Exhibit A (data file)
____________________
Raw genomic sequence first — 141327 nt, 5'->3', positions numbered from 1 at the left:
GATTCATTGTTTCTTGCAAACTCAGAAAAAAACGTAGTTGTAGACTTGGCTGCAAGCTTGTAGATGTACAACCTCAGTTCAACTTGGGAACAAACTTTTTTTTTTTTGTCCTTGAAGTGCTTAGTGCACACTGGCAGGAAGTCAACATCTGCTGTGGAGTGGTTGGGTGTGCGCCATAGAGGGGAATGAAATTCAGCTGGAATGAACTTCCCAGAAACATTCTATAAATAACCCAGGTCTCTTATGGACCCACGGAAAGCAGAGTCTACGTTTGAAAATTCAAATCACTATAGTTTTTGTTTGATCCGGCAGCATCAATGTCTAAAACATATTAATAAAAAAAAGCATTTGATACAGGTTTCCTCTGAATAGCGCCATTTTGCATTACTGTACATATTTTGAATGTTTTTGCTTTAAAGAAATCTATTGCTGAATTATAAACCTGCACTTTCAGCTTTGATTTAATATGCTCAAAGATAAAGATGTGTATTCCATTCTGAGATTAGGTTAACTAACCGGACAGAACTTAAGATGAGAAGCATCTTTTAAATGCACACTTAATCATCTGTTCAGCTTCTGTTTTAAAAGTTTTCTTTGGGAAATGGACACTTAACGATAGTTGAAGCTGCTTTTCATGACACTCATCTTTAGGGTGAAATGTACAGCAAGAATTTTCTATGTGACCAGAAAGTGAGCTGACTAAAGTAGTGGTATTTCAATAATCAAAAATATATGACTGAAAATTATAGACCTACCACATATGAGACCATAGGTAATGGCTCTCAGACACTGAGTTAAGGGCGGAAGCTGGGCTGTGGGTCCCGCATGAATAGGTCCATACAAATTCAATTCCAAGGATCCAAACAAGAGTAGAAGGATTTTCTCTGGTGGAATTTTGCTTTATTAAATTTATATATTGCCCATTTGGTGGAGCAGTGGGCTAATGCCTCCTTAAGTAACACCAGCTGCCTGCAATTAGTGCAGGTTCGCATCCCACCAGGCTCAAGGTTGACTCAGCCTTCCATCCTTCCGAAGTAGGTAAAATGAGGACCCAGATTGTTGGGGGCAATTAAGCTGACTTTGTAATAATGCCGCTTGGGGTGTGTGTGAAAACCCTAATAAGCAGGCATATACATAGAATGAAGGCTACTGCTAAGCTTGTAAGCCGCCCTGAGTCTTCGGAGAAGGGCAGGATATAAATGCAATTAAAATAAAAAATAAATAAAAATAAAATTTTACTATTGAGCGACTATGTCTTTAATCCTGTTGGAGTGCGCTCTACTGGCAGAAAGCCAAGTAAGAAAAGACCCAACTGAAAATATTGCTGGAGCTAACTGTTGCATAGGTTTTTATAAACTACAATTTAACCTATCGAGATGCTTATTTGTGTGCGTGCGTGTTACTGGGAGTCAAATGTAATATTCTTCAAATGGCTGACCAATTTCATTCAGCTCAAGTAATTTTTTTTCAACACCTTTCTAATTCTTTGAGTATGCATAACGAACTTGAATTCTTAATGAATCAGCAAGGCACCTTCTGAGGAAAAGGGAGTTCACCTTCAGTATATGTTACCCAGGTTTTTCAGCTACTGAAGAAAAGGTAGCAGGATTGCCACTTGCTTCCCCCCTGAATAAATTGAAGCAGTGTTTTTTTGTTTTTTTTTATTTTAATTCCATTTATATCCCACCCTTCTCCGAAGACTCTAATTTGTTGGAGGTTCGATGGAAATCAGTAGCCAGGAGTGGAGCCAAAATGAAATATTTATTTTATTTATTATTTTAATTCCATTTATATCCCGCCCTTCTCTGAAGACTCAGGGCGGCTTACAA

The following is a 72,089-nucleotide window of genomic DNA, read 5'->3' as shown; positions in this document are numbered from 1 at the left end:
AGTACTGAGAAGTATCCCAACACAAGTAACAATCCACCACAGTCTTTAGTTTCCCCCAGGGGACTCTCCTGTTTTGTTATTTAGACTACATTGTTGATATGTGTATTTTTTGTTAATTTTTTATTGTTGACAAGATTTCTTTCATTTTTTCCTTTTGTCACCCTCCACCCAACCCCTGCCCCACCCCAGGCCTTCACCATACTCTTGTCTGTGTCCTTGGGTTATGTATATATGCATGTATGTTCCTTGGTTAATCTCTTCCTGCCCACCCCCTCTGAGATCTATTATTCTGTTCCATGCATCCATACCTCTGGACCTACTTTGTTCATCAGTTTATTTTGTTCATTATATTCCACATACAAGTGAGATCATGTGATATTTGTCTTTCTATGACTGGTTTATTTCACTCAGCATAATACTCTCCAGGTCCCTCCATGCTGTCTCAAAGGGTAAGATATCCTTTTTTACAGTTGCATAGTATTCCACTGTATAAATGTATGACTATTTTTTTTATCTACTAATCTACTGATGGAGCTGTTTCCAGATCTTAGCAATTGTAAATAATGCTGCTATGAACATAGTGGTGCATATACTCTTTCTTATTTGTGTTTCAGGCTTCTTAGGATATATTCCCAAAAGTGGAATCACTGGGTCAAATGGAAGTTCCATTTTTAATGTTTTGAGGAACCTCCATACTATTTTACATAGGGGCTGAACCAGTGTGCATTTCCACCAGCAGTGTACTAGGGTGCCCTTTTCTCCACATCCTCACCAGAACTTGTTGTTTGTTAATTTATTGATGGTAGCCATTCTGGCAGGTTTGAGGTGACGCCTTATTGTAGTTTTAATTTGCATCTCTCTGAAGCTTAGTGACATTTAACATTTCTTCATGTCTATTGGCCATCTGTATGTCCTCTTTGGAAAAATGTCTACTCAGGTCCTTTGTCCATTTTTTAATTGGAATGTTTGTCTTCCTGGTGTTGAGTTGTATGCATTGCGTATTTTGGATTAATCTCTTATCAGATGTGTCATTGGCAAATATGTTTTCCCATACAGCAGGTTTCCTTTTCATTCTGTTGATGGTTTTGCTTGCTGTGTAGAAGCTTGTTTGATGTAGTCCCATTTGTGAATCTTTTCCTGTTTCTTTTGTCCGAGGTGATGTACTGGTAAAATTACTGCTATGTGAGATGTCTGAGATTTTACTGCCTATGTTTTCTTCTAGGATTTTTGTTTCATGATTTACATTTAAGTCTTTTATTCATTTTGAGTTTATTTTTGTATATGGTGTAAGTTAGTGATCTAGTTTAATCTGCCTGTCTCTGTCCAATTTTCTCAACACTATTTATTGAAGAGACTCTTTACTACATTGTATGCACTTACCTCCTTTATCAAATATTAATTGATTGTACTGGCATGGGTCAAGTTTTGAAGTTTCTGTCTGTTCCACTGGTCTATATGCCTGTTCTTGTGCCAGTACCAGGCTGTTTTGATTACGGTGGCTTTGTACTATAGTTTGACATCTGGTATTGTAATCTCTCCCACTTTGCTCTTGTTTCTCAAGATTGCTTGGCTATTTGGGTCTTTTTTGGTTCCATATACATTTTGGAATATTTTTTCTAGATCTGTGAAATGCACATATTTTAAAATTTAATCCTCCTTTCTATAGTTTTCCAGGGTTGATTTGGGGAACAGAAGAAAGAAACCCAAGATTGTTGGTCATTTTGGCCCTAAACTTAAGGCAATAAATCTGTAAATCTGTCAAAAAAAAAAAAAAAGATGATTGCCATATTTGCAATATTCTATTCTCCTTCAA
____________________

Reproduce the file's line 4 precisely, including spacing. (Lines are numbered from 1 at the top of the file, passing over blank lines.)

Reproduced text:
AGTACTGAGAAGTATCCCAACACAAGTAACAATCCACCACAGTCTTTAGTTTCCCCCAGGGGACTCTCCTGTTTTGTTATTTAGACTACATTGTTGATATGTGTATTTTTTGTTAATTTTTTATTGTTGACAAGATTTCTTTCATTTTTTCCTTTTGTCACCCTCCACCCAACCCCTGCCCCACCCCAGGCCTTCACCATACTCTTGTCTGTGTCCTTGGGTTATGTATATATGCATGTATGTTCCTTGGTTAATCTCTTCCTGCCCACCCCCTCTGAGATCTATTATTCTGTTCCATGCATCCATACCTCTGGACCTACTTTGTTCATCAGTTTATTTTGTTCATTATATTCCACATACAAGTGAGATCATGTGATATTTGTCTTTCTATGACTGGTTTATTTCACTCAGCATAATACTCTCCAGGTCCCTCCATGCTGTCTCAAAGGGTAAGATATCCTTTTTTACAGTTGCATAGTATTCCACTGTATAAATGTATGACTATTTTTTTTATCTACTAATCTACTGATGGAGCTGTTTCCAGATCTTAGCAATTGTAAATAATGCTGCTATGAACATAGTGGTGCATATACTCTTTCTTATTTGTGTTTCAGGCTTCTTAGGATATATTCCCAAAAGTGGAATCACTGGGTCAAATGGAAGTTCCATTTTTAATGTTTTGAGGAACCTCCATACTATTTTACATAGGGGCTGAACCAGTGTGCATTTCCACCAGCAGTGTACTAGGGTGCCCTTTTCTCCACATCCTCACCAGAACTTGTTGTTTGTTAATTTATTGATGGTAGCCATTCTGGCAGGTTTGAGGTGACGCCTTATTGTAGTTTTAATTTGCATCTCTCTGAAGCTTAGTGACATTTAACATTTCTTCATGTCTATTGGCCATCTGTATGTCCTCTTTGGAAAAATGTCTACTCAGGTCCTTTGTCCATTTTTTAATTGGAATGTTTGTCTTCCTGGTGTTGAGTTGTATGCATTGCGTATTTTGGATTAATCTCTTATCAGATGTGTCATTGGCAAATATGTTTTCCCATACAGCAGGTTTCCTTTTCATTCTGTTGATGGTTTTGCTTGCTGTGTAGAAGCTTGTTTGATGTAGTCCCATTTGTGAATCTTTTCCTGTTTCTTTTGTCCGAGGTGATGTACTGGTAAAATTACTGCTATGTGAGATGTCTGAGATTTTACTGCCTATGTTTTCTTCTAGGATTTTTGTTTCATGATTTACATTTAAGTCTTTTATTCATTTTGAGTTTATTTTTGTATATGGTGTAAGTTAGTGATCTAGTTTAATCTGCCTGTCTCTGTCCAATTTTCTCAACACTATTTATTGAAGAGACTCTTTACTACATTGTATGCACTTACCTCCTTTATCAAATATTAATTGATTGTACTGGCATGGGTCAAGTTTTGAAGTTTCTGTCTGTTCCACTGGTCTATATGCCTGTTCTTGTGCCAGTACCAGGCTGTTTTGATTACGGTGGCTTTGTACTATAGTTTGACATCTGGTATTGTAATCTCTCCCACTTTGCTCTTGTTTCTCAAGATTGCTTGGCTATTTGGGTCTTTTTTGGTTCCATATACATTTTGGAATATTTTTTCTAGATCTGTGAAATGCACATATTTTAAAATTTAATCCTCCTTTCTATAGTTTTCCAGGGTTGATTTGGGGAACAGAAGAAAGAAACCCAAGATTGTTGGTCATTTTGGCCCTAAACTTAAGGCAATAAATCTGTAAATCTGTCAAAAAAAAAAAAAAAGATGATTGCCATATTTGCAATATTCTATTCTCCTTCAA